Poland began distributing iodine tablets to various regional fire departments Thursday over concerns about potential radioactive exposure from a nuclear power plant under occupation by the Russians in Ukraine.
There has been shelling near Zaporizhzhia, Europe's largest plant during fighting between Ukrainian and Russian forces, and buildings near the plant's six reactors have been damaged.
If a nuclear emergency were to occur, neighboring countries such as Poland would most likely be affected. Iodine is considered a protective substance for the body against conditions that result from radioactive exposure, such as thyroid cancer.
"After the media reports about battles near the Zaporizhzhia Nuclear Power Plant, we decided ... ahead of time to take protective action to distribute iodine," Deputy Interior Minister Blazej Pobozy said in a radio broadcast, according to Reuters.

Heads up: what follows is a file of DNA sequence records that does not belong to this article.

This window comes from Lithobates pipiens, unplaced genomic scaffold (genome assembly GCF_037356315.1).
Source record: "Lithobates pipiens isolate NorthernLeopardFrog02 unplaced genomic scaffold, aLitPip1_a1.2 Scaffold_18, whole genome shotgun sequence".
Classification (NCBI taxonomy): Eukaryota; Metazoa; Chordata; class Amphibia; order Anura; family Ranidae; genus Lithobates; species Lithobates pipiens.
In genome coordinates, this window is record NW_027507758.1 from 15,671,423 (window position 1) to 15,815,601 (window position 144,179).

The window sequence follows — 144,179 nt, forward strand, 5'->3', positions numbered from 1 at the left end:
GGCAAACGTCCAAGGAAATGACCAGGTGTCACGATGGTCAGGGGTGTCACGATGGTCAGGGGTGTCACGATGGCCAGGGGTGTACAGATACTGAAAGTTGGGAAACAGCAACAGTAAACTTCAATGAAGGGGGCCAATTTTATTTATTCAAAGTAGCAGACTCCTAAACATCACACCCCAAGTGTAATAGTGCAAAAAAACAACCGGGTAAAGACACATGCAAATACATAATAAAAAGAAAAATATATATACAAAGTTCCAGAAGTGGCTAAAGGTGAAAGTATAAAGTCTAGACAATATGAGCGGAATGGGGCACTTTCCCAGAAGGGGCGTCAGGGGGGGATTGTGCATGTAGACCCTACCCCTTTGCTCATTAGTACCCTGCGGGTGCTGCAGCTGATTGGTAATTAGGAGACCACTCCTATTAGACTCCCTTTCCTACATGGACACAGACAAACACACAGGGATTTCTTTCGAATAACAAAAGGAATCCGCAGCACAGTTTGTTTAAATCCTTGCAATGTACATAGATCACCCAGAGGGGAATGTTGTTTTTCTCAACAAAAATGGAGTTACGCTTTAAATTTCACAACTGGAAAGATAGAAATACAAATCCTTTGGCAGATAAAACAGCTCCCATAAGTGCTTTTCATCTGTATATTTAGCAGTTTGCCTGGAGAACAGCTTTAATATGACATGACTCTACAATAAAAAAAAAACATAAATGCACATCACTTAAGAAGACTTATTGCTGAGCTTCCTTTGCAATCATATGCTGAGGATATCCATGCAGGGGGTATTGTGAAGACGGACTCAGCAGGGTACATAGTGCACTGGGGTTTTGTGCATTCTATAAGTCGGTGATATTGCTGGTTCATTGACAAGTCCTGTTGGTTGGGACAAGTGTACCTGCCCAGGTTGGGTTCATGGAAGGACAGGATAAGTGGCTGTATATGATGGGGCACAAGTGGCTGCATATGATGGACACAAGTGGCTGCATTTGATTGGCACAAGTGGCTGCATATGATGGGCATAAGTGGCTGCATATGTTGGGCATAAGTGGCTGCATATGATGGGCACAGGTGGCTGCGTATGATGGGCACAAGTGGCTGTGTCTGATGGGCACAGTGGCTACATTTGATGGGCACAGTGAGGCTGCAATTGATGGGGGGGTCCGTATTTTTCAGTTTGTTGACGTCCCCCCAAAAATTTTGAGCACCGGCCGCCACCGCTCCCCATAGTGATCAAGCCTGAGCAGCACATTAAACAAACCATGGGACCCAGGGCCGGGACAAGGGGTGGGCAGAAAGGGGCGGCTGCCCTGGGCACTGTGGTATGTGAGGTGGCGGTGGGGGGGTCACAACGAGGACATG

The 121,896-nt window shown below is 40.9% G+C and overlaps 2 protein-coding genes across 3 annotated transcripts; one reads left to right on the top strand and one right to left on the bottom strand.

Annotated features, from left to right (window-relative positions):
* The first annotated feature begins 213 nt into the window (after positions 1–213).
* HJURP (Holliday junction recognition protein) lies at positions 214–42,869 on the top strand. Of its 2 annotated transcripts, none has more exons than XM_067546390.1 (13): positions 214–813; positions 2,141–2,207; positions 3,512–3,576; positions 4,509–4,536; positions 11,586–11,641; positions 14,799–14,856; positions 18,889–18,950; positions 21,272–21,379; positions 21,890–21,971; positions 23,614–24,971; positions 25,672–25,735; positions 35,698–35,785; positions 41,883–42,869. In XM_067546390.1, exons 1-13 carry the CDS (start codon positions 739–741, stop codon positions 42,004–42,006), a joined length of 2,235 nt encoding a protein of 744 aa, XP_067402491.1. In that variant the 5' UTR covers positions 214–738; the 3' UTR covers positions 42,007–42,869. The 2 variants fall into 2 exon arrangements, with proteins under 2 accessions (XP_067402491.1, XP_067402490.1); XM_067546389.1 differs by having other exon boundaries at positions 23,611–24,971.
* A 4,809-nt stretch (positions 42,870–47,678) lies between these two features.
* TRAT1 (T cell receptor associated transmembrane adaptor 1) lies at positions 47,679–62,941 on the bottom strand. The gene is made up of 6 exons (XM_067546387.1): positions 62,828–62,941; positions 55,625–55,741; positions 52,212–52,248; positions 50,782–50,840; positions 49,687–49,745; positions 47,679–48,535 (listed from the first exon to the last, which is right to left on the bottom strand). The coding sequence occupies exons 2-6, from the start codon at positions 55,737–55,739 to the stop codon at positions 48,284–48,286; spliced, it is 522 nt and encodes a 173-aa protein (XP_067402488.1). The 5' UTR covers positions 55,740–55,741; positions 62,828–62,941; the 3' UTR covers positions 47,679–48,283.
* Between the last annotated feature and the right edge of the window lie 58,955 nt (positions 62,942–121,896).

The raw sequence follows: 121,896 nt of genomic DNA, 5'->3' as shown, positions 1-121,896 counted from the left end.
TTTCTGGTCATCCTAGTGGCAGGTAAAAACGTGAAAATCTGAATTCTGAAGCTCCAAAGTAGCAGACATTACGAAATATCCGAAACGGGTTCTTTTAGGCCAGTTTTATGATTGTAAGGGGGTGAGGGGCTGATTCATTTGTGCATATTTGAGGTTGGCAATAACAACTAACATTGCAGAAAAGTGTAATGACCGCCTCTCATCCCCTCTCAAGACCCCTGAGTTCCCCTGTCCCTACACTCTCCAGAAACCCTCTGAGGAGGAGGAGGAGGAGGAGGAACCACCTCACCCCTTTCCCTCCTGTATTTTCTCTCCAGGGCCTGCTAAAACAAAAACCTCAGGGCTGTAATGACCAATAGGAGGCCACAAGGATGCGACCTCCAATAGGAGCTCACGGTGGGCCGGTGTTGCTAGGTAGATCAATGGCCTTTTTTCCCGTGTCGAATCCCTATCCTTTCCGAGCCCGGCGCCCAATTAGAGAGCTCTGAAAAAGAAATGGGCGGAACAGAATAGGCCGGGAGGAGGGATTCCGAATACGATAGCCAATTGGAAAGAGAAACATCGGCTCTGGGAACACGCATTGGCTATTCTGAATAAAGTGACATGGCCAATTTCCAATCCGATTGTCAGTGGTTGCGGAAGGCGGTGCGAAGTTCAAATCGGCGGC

"I would like to reassure all citizens that these are routine, preemptive actions that are to protect us in the event of a situation which ... I hope will not happen."
On Thursday, the city of Zaporizhzhia faced more intense fighting after the Russian military allegedly fired nine missiles that hit a hotel and a power station, according to a local Ukrainian governor. Reuters notes that the city itself is only 31 miles from the power plant.
There is international outcry and concern over the situation in the region. Officials at the United Nations have called for the creation of a safe zone around the plant to avoid further damage.
Russian President Vladimir Putin on Wednesday announced a partial mobilization that will force thousands of Russian citizens to join the war effort amid recent losses to Ukrainian defense forces.